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Joke: Tombstones

Here are some funny epitaphs from real tombstones:

On the grave of Ezekial Aikle in East Dalhousie Cemetery, Nova Scotia:
          Here lies
          Ezekial Aikle
          Age 102
          The Good
          Die Young.

In a London, England cemetery:
          Ann Mann
          Here lies Ann Mann,
          Who lived an old maid
          But died an old Mann.
          Dec. 8, 1767

In a Ribbesford, England, cemetery:
          Anna Wallace
          The children of Israel wanted bread
          And the Lord sent them manna,
          Old clerk Wallace wanted a wife,
          And the Devil sent him Anna.

Playing with names in a Ruidoso, New Mexico, cemetery:
          Here lies
          Johnny Yeast
          Pardon me
          For not rising.

Memory of an accident in a Uniontown, Pennsylvania cemetery:
          Here lies the body
          of Jonathan Blake
          Stepped on the gas
          Instead of the brake.

In a Silver City, Nevada, cemetery:
          Here lays Butch,
          We planted him raw.
          He was quick on the trigger,
          But slow on the draw.

A widow wrote this epitaph in a Vermont cemetery:
          Sacred to the memory of
          my husband John Barnes
          who died January 3, 1803
          His comely young widow, aged 23, has
          many qualifications of a good wife, and
          yearns to be comforted.

A lawyer's epitaph in England:
          Sir John Strange
          Here lies an honest lawyer,
          And that is Strange.

Someone determined to be anonymous in Stowe, Vermont:
          I was somebody.
          Who, is no business
          Of yours.

Lester Moore was a Wells, Fargo Co. station agent for Naco, Arizona in the
cowboy days of the 1880's.  He's buried in the Boot Hill Cemetery in
Tombstone, Arizona:
          Here lies Lester Moore
          Four slugs from a .44
          No Les No More.

In a Georgia cemetery:
          "I told you I was sick!"

John Penny's epitaph in the Wimborne, England, cemetery:
          Reader if cash thou art
          In want of any
          Dig 4 feet deep
          And thou wilt find a Penny.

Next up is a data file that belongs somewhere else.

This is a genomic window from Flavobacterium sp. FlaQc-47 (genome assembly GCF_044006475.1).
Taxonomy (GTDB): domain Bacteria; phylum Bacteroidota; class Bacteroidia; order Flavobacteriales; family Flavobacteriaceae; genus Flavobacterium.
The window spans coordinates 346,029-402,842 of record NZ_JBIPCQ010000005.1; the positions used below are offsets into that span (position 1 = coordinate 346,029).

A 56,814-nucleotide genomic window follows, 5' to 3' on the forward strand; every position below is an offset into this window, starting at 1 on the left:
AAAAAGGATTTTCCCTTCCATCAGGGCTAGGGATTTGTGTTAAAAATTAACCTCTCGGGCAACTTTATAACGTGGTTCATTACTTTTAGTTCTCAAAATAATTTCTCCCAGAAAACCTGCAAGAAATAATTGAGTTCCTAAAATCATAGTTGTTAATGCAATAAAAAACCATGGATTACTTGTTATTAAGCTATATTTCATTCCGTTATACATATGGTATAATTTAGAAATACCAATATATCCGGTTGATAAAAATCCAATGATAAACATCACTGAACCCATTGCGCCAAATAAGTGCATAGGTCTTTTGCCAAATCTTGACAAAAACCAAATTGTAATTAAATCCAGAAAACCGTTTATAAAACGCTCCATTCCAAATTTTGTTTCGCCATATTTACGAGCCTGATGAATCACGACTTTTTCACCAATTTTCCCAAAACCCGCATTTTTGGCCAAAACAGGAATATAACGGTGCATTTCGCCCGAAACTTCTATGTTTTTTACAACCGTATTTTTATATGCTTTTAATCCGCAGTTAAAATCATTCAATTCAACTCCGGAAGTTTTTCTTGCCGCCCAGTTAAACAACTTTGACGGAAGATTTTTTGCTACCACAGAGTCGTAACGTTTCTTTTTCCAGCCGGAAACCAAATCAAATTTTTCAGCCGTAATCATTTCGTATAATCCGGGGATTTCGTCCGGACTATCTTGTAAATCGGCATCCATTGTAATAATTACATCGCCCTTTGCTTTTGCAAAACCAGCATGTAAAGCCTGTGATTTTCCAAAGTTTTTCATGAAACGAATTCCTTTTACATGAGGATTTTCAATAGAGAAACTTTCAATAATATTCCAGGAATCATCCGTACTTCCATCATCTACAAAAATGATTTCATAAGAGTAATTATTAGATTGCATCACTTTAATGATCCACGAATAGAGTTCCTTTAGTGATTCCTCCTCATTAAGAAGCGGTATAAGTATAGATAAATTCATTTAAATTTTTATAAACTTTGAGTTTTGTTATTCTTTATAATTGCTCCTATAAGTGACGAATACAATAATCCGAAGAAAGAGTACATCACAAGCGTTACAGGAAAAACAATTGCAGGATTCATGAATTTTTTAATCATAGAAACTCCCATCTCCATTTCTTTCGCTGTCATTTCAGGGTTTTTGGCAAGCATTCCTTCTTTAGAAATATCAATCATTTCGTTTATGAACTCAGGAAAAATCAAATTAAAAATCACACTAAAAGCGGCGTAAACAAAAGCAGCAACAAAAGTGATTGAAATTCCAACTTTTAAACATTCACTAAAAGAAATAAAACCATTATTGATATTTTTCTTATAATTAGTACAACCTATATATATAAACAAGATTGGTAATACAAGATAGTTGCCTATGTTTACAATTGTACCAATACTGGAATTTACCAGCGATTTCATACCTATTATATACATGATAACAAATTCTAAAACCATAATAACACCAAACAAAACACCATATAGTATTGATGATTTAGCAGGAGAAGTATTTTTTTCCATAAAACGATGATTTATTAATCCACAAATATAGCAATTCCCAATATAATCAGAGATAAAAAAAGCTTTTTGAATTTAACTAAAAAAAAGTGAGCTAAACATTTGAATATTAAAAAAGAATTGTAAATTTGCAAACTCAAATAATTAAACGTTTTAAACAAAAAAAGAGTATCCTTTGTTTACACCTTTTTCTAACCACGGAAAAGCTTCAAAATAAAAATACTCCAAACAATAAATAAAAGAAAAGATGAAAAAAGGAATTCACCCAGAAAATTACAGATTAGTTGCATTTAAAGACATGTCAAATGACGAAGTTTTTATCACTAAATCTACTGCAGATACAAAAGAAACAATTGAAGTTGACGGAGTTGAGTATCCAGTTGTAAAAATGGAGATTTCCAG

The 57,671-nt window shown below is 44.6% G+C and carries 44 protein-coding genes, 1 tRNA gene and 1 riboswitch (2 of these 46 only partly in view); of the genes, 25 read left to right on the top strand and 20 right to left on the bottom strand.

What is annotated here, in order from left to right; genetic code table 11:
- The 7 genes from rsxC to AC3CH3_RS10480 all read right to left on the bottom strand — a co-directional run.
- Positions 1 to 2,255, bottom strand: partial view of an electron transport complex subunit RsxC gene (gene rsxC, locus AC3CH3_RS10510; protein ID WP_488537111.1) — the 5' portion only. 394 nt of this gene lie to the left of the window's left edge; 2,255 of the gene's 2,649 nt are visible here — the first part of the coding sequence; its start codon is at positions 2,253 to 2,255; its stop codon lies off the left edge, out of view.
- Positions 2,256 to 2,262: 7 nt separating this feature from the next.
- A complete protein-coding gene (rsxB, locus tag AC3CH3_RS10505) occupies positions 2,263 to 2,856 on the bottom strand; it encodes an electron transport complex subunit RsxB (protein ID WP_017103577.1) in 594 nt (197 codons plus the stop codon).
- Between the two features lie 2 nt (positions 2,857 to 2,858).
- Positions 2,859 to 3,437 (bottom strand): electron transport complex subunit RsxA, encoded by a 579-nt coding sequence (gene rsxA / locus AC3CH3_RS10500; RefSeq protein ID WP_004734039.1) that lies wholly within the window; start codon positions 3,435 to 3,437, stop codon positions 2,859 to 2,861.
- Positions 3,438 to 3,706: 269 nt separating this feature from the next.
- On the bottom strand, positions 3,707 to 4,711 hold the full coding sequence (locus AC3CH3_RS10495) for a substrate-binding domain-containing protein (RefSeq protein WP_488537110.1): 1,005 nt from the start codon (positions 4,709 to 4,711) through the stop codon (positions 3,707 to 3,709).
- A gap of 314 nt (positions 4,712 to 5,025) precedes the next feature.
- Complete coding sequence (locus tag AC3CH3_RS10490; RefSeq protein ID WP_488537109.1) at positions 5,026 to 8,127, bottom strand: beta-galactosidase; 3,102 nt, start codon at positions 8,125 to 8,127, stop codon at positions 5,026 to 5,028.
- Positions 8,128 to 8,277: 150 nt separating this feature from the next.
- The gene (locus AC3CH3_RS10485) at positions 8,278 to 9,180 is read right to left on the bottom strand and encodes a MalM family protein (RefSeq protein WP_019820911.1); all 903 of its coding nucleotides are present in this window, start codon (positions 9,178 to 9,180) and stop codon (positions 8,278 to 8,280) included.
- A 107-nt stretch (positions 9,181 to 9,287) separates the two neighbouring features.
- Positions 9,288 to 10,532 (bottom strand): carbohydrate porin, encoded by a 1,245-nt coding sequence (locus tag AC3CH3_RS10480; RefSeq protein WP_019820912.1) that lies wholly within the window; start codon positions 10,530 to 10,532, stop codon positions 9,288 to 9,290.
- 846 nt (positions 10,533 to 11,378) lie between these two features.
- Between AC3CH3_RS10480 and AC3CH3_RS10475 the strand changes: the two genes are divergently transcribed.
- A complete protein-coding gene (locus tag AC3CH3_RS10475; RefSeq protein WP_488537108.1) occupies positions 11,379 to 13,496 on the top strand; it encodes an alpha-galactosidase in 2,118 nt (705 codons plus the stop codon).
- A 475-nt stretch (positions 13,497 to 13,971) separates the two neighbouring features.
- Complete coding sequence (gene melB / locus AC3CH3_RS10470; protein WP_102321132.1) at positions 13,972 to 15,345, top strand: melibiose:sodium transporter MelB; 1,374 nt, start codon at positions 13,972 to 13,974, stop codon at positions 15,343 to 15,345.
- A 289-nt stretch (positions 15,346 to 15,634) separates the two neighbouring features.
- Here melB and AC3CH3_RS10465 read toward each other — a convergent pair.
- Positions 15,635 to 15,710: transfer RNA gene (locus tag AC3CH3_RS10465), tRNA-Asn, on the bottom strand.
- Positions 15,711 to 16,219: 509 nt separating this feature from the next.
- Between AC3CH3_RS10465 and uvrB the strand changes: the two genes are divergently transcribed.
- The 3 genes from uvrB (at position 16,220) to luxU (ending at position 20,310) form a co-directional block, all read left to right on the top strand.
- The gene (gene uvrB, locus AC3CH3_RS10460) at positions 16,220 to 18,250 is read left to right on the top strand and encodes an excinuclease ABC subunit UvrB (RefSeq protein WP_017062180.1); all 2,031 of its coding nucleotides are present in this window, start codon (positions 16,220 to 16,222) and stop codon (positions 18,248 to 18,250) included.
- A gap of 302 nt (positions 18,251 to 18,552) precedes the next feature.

On Margaret Daniels grave at Hollywood Cemetery Richmond, Virginia:
          She always said her feet were killing her
          but nobody believed her.

In a cemetery in Hartscombe, England:
          On the 22nd of June
          - Jonathan Fiddle -
           Went out of tune.

Anna Hopewell's grave in Enosburg Falls, Vermont has an epitaph that sounds
like something from a Three Stooges movie:
          Here lies the body of our Anna
          Done to death by a banana
          It wasn't the fruit that laid her low
          But the skin of the thing that made her go.

More fun with names with Owen Moore in Battersea, London, England:
          Gone away
          Owin' more
          Than he could pay.

Someone in Winslow, Maine didn't like Mr. Wood:
          In Memory of Beza Wood
          Departed this life
          Nov. 2, 1837
          Aged 45 yrs.
          Here lies one Wood
          Enclosed in wood
          One Wood
          Within another.
          The outer wood
          Is very good:
          We cannot praise
          The other.

On a grave from the 1880's in Nantucket, Massachusetts:
          Under the sod and under the trees
          Lies the body of Jonathan Pease.
          He is not here, there's only the pod:
          Pease shelled out and went to God.

The grave of Ellen Shannon in Girard, Pennsylvania is almost a consumer tip:
          Who was fatally burned
          March 21, 1870
          by the explosion of a lamp
          filled with "R.E. Danforth's
          Non-Explosive Burning Fluid"

Oops! Harry Edsel Smith of Albany, New York:
          Born 1903--Died 1942
          Looked up the elevator shaft to see if
          the car was on the way down. It was.

In a Thurmont, Maryland, cemetery:
          Here lies an Atheist
          All dressed up
          And no place to go.

But does he make house calls? Dr. Fred Roberts, Brookland, Arkansas:
          Office upstairs